Originally, the word “messiah” referred to a king who ruled by divine right. The anointing of the king made him the messiah and the term was applied to David as King of Israel. The idea of the Jewish messiah delivering the people from oppression did not emerge until around the time of the Jewish wars with Rome in the first century AD. It now refers to many different things, in Judaism, Islam, and Christianity. There have been multiple persons of all three of these faiths – or variations thereof – who have claimed to be the messiah, or have been called the messiah by their followers.
In Christianity, the messiah is usually referred to as the second coming of Jesus Christ. Interestingly, Muslims too believe Jesus Christ to be the true messiah, as do Messianic Jews. Islam posits that the Mahdi will return along with Jesus to defeat the false messiah, the antichrist. The many people of the different faiths claiming to be the messiah have developed followings, some large and some small. They are not alone, there have been those who have claimed to be the true messiah while not embracing any of the Abrahamic religions, and have appealed to their followers on a nationalistic basis, or other areas which address shared concerns and values.
Here are ten people from history who either claimed to be the messiah or were so designated by their followers.
Arthur Davies (1868 -1880)
Arthur Davies was declared by his father William Davies to be the messiah – literally the reincarnated Jesus Christ – when he was born on February 11, 1868. William Davies was a former Methodist who converted to Mormonism. Davies became disenchanted with the church leadership and became a follower of Joseph Morris, eventually relocating with fellow Morris followers to Montana. Davies received several of what he called revelations about reincarnation and began teaching his own followers his beliefs. One of his revelations directed him to create the Kingdom of Heaven, a utopian commune, and he led his followers to Walla Walla, Washington.
Davies instructed his followers that he was in fact Michael the Archangel. He also taught his followers that it had been revealed to him that he had led several lives, and that he was the reincarnated Adam, the father of all mankind, as well as Abraham, the patriarch of the three Abrahamic religions, and David, the biblical King of Israel. As he was instructing his followers in these great truths, he held title to the forty acres purchased for the establishment of the commune, and maintained complete control over the religious instruction and civil administration of his utopia.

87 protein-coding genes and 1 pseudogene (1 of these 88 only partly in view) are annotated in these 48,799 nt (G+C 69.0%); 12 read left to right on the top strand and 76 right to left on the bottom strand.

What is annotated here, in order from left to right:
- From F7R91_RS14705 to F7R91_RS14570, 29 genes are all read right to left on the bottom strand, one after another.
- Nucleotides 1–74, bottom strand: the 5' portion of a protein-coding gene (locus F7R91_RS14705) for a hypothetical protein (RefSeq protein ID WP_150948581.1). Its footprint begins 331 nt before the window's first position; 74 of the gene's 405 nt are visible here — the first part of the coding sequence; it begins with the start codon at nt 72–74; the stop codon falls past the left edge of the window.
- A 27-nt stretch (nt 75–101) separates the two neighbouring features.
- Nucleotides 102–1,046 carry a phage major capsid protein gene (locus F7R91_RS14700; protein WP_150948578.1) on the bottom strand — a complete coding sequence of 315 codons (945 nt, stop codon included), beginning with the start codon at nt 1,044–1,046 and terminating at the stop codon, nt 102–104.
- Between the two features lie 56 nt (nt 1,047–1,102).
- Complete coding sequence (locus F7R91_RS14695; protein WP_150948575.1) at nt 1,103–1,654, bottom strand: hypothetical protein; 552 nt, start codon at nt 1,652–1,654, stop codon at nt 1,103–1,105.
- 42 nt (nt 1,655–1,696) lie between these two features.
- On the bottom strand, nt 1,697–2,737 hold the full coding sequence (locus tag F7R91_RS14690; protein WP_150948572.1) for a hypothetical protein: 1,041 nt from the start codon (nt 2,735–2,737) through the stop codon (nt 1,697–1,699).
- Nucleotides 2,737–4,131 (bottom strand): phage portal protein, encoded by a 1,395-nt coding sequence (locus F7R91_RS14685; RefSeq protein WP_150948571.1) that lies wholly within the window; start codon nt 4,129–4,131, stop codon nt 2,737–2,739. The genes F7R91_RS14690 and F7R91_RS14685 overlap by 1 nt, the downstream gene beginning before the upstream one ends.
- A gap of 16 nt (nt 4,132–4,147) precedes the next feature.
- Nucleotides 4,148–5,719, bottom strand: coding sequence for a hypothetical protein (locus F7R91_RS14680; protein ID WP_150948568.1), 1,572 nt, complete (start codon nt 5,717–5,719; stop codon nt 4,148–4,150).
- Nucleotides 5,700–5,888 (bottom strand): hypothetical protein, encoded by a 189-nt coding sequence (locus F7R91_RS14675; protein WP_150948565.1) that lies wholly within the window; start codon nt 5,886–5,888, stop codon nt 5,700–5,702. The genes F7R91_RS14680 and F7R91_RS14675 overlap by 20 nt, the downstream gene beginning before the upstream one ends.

The birth of Arthur and his designation as the messiah was followed by the announcement that his second son, David, who was born in 1869, was the earthly incarnation of God, the Father. Earlier the announcement of the messiah’s birth had greatly increased the number of followers who joined his utopian community. Davies then declared that he himself was the incarnation of the Holy Spirit, thus completing the Christian Trinity under his own roof. Another of his sons was declared to be the reincarnation of John the Baptist.
Davies required the males of the community to wear their hair long as a symbol of strength. He claimed that he could cure disease, prevent death, and raise the dead. Presumably he could only prevent death in his presence, otherwise there would have been no need of the raising talent. The community sent out missionaries and had some success in towns such as Portland. Davies practiced polygamy and expelled several male members of the community for reasons such as immoral behavior, retaining their wives for himself. When one of his wives died of diphtheria, questions from the community over his healing abilities proved damaging, and the community began to decline.
In 1880, the reincarnated Jesus (Arthur) and God the Father (David) likewise died from diphtheria. Some, but by no means all of the followers had had enough and they sued Davies to recover the property which they had placed into the commune. The Superior Court of Walla Wall agreed with them and the commune was disbanded. Davies attempted to start another utopia, which failed to attract a following and after living for a time in San Francisco he returned to Walla Walla, where he died in 1906. Arthur became locally famous during his short life as the Walla Walla Jesus.